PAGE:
There are still Modern Apprenticeships around and SEMTA have introduced a Higher Apprenticeship for 18 year olds with at least 2 A levels (that he must have) , probably he should consult with SEMTA and see if he can be fitted into a scheme (where he waould also be paid ££ whilst under training).

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Another option , join the Army (REME) they train you as a mechanic , you can branch out and learn extra stuff after you finish your apprenticeship . you get free food and board , ammo and a uniform . will meet a great bunch of guys . you will end up with plenty of skills (and good stories)

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An interesting topic, and worth a bit of thought.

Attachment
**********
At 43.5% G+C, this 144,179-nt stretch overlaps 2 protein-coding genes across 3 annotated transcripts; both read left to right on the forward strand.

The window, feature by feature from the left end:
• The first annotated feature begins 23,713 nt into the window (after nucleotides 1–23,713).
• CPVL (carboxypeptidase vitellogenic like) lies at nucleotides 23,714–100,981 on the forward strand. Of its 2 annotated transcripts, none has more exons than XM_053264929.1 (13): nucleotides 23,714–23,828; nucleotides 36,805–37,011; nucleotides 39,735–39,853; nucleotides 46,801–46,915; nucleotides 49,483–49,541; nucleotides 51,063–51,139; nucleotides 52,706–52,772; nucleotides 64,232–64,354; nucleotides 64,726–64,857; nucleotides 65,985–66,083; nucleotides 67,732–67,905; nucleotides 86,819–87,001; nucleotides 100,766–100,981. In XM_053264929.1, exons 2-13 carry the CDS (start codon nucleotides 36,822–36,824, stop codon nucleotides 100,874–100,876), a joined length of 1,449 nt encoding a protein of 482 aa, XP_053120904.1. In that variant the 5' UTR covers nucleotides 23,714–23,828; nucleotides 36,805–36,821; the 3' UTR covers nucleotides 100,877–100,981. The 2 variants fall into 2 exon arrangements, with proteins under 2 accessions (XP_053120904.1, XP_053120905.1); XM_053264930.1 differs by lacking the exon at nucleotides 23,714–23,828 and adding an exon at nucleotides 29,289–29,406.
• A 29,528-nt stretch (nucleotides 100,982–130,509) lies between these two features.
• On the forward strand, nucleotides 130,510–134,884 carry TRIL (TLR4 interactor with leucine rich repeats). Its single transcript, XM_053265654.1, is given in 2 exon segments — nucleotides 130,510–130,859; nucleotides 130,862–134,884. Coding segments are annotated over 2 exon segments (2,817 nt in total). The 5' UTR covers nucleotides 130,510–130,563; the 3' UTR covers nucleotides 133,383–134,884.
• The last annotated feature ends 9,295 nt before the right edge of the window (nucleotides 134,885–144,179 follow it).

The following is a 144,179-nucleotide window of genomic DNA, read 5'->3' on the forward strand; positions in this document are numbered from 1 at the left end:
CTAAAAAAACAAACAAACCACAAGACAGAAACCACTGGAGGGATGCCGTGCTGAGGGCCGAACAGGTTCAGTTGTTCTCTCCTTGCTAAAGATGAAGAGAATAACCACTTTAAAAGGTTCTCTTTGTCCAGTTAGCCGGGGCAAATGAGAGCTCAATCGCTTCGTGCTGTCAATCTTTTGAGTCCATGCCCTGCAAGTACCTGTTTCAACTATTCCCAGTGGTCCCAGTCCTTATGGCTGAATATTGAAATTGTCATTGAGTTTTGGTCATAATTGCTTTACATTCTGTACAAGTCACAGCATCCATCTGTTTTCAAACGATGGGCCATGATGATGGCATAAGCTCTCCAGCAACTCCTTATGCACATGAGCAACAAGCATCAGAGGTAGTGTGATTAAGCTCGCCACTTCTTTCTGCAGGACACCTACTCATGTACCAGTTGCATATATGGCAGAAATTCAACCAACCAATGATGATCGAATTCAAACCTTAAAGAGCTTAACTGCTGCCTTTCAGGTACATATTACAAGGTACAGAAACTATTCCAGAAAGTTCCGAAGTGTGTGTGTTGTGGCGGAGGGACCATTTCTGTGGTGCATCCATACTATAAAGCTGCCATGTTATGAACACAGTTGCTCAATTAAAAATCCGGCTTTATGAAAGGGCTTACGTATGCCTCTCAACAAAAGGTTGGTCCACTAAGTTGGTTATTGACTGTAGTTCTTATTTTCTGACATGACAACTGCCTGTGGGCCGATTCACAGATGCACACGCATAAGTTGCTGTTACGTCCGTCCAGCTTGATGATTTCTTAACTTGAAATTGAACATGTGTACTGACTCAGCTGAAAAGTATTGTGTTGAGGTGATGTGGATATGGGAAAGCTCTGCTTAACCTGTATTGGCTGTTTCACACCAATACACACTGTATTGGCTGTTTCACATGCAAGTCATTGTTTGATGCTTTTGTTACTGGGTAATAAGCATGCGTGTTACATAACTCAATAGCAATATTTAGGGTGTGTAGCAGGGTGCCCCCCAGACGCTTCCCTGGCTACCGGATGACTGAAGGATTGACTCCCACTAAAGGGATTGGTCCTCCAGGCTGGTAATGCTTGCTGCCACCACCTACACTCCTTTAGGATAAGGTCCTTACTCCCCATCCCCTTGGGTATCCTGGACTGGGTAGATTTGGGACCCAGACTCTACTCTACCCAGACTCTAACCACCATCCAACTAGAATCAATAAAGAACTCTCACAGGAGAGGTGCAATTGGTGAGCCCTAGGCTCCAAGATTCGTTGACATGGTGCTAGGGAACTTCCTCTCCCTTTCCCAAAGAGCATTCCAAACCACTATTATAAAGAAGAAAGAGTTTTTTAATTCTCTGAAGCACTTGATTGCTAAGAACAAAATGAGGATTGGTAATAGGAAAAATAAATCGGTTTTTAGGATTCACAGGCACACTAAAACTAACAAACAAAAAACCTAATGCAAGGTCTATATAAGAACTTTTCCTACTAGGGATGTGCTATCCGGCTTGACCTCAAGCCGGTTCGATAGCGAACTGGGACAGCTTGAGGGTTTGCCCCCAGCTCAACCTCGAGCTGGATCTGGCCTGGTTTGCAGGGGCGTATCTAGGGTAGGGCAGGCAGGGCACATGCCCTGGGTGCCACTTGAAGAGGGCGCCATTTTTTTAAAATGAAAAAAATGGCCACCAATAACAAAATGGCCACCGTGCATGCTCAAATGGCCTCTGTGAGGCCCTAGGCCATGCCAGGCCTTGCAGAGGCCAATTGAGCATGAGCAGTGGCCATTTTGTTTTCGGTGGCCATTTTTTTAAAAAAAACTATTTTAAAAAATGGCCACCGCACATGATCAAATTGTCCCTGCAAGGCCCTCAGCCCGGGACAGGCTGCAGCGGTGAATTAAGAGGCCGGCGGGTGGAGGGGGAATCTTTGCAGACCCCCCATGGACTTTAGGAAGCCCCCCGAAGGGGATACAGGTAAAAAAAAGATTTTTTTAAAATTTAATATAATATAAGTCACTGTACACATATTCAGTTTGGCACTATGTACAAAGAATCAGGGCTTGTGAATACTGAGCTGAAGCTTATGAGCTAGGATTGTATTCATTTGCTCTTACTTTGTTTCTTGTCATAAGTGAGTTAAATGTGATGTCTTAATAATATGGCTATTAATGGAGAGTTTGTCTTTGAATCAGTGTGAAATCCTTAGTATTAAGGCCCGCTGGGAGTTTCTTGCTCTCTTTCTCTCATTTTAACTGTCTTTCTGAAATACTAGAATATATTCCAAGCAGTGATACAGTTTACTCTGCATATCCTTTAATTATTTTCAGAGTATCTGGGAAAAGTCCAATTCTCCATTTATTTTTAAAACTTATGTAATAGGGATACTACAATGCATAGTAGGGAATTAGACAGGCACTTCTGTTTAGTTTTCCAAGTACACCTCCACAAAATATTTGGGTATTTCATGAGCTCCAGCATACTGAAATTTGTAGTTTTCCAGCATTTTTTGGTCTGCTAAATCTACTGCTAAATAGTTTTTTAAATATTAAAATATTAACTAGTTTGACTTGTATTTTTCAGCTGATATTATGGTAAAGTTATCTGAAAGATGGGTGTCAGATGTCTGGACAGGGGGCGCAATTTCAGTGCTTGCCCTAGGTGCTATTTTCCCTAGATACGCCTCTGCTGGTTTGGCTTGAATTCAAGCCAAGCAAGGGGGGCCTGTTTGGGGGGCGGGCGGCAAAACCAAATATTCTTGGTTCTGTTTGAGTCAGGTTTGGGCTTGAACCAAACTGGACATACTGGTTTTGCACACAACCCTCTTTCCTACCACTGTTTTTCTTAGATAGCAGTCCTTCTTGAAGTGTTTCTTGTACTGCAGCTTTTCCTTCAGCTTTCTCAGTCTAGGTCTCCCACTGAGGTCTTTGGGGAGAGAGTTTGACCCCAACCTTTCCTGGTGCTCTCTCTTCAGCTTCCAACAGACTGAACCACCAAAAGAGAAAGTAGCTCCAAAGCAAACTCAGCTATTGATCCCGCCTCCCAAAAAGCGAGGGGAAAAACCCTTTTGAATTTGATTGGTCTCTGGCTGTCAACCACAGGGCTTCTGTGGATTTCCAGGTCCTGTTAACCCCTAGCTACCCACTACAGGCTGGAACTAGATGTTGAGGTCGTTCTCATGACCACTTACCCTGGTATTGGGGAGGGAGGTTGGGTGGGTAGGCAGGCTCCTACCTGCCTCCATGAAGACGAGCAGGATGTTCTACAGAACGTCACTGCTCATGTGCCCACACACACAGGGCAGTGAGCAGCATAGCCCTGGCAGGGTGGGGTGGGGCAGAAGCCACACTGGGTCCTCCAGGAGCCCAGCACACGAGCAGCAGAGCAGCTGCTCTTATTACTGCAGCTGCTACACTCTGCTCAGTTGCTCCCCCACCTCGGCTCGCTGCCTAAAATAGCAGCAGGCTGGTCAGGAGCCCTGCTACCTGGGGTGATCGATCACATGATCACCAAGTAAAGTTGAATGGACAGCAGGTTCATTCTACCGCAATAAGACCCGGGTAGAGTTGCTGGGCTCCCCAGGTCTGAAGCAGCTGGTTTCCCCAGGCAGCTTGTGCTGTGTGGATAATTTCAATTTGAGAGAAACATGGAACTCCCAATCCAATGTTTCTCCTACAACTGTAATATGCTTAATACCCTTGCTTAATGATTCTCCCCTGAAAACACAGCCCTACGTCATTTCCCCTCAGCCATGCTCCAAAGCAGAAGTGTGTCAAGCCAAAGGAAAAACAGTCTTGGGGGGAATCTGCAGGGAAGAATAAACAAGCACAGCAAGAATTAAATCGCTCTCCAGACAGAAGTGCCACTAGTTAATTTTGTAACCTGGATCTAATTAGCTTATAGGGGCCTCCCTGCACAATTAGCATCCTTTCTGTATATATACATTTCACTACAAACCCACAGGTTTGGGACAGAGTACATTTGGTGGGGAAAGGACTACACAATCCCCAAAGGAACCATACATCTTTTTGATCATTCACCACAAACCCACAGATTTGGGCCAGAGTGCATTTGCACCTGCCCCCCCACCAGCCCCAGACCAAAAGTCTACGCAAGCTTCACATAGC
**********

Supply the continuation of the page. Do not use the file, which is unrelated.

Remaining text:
The straight answer to the question is yes, there is demand for folk who can do stuff with and to old vehicles. The classic vehicle business is worth over £4bn per annum to the UK economy, and there are well over 2000 specialist companies providing everything from fastenings to steam engine boilers. Classic vehicle ownership has never been more popular, and regardless of what old beggars like me say there is a very strong following from younger generations (if in doubt have a look at VW camper prices). Given the right attitude approach and a bit of research/training there will be a niche in that very wide industry that will suit you and your abilities.